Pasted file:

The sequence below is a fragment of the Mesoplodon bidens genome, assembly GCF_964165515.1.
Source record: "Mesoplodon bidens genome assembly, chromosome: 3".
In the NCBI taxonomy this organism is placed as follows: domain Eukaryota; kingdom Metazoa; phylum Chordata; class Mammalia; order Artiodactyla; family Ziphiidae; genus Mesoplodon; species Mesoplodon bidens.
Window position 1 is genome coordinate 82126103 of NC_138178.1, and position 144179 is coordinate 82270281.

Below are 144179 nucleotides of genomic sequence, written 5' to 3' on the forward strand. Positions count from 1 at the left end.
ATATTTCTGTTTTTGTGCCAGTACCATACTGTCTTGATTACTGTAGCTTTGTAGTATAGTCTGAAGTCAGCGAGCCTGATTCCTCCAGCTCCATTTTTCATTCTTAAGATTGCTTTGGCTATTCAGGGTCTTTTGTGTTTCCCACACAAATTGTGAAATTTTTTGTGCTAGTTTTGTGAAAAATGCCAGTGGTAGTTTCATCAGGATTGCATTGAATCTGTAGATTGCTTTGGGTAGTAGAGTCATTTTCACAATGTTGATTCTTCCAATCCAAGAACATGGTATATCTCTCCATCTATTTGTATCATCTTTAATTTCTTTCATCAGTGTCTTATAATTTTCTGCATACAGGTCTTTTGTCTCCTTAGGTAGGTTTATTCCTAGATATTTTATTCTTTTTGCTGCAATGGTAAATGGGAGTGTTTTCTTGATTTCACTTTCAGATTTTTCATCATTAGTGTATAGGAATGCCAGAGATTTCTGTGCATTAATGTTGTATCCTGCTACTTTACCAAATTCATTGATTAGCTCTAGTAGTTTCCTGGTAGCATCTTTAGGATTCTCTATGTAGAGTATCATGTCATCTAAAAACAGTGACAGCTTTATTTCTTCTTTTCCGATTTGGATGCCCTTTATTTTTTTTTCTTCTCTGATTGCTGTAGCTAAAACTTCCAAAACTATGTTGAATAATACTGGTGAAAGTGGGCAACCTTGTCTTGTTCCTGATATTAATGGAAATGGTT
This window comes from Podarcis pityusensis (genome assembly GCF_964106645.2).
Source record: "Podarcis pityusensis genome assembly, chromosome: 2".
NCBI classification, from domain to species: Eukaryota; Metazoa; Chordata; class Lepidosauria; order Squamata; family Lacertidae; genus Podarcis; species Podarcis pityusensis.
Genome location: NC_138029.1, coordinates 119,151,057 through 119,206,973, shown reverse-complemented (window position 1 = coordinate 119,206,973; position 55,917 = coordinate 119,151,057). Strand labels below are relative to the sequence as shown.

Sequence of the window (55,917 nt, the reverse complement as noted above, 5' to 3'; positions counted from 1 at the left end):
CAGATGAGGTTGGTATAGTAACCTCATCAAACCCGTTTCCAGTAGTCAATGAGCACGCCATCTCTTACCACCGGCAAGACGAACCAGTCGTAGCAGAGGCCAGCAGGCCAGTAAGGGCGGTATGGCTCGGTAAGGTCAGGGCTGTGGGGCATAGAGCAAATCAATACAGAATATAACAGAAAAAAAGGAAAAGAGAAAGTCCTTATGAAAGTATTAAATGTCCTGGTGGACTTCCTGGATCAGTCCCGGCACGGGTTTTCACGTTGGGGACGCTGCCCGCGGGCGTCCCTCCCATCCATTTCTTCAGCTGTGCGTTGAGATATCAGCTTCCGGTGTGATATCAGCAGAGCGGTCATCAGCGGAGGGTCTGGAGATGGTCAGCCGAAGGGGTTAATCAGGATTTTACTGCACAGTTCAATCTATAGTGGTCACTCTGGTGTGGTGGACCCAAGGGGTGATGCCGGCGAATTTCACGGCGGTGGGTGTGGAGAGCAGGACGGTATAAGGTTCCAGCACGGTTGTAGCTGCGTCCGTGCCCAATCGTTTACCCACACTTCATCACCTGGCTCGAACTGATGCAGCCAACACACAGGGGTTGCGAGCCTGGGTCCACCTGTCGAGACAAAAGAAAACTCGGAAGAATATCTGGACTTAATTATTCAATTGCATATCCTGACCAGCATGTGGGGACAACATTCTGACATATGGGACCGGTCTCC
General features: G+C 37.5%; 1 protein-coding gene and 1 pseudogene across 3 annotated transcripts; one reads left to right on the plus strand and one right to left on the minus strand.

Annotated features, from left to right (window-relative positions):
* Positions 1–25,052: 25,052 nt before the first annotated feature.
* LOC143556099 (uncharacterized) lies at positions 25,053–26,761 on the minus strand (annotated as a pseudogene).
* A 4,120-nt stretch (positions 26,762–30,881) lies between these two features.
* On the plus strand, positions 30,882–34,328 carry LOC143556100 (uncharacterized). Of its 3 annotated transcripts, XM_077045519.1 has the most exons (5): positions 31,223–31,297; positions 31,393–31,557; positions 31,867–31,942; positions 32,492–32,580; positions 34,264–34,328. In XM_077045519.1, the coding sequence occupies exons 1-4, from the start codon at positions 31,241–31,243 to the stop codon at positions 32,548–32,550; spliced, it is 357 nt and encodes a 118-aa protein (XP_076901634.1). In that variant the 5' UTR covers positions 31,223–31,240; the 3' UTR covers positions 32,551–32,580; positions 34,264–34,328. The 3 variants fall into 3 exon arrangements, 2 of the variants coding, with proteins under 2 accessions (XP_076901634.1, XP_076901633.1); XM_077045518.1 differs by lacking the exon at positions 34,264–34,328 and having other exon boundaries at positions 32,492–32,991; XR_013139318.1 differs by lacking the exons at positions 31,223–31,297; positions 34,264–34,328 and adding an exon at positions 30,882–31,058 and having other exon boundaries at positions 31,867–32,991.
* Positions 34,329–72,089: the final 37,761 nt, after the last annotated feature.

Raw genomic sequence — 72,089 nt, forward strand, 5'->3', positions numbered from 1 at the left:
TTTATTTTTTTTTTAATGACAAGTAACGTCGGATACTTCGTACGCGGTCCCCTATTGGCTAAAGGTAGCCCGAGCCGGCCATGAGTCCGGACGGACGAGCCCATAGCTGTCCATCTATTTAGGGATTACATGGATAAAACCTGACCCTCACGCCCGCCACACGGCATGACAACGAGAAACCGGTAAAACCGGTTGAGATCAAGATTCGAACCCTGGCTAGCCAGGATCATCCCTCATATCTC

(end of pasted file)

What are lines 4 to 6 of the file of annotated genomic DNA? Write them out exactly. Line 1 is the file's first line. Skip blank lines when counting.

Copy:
Window position 1 is genome coordinate 82126103 of NC_138178.1, and position 144179 is coordinate 82270281.

Below are 144179 nucleotides of genomic sequence, written 5' to 3' on the forward strand. Positions count from 1 at the left end.
ATATTTCTGTTTTTGTGCCAGTACCATACTGTCTTGATTACTGTAGCTTTGTAGTATAGTCTGAAGTCAGCGAGCCTGATTCCTCCAGCTCCATTTTTCATTCTTAAGATTGCTTTGGCTATTCAGGGTCTTTTGTGTTTCCCACACAAATTGTGAAATTTTTTGTGCTAGTTTTGTGAAAAATGCCAGTGGTAGTTTCATCAGGATTGCATTGAATCTGTAGATTGCTTTGGGTAGTAGAGTCATTTTCACAATGTTGATTCTTCCAATCCAAGAACATGGTATATCTCTCCATCTATTTGTATCATCTTTAATTTCTTTCATCAGTGTCTTATAATTTTCTGCATACAGGTCTTTTGTCTCCTTAGGTAGGTTTATTCCTAGATATTTTATTCTTTTTGCTGCAATGGTAAATGGGAGTGTTTTCTTGATTTCACTTTCAGATTTTTCATCATTAGTGTATAGGAATGCCAGAGATTTCTGTGCATTAATGTTGTATCCTGCTACTTTACCAAATTCATTGATTAGCTCTAGTAGTTTCCTGGTAGCATCTTTAGGATTCTCTATGTAGAGTATCATGTCATCTAAAAACAGTGACAGCTTTATTTCTTCTTTTCCGATTTGGATGCCCTTTATTTTTTTTTCTTCTCTGATTGCTGTAGCTAAAACTTCCAAAACTATGTTGAATAATACTGGTGAAAGTGGGCAACCTTGTCTTGTTCCTGATATTAATGGAAATGGTT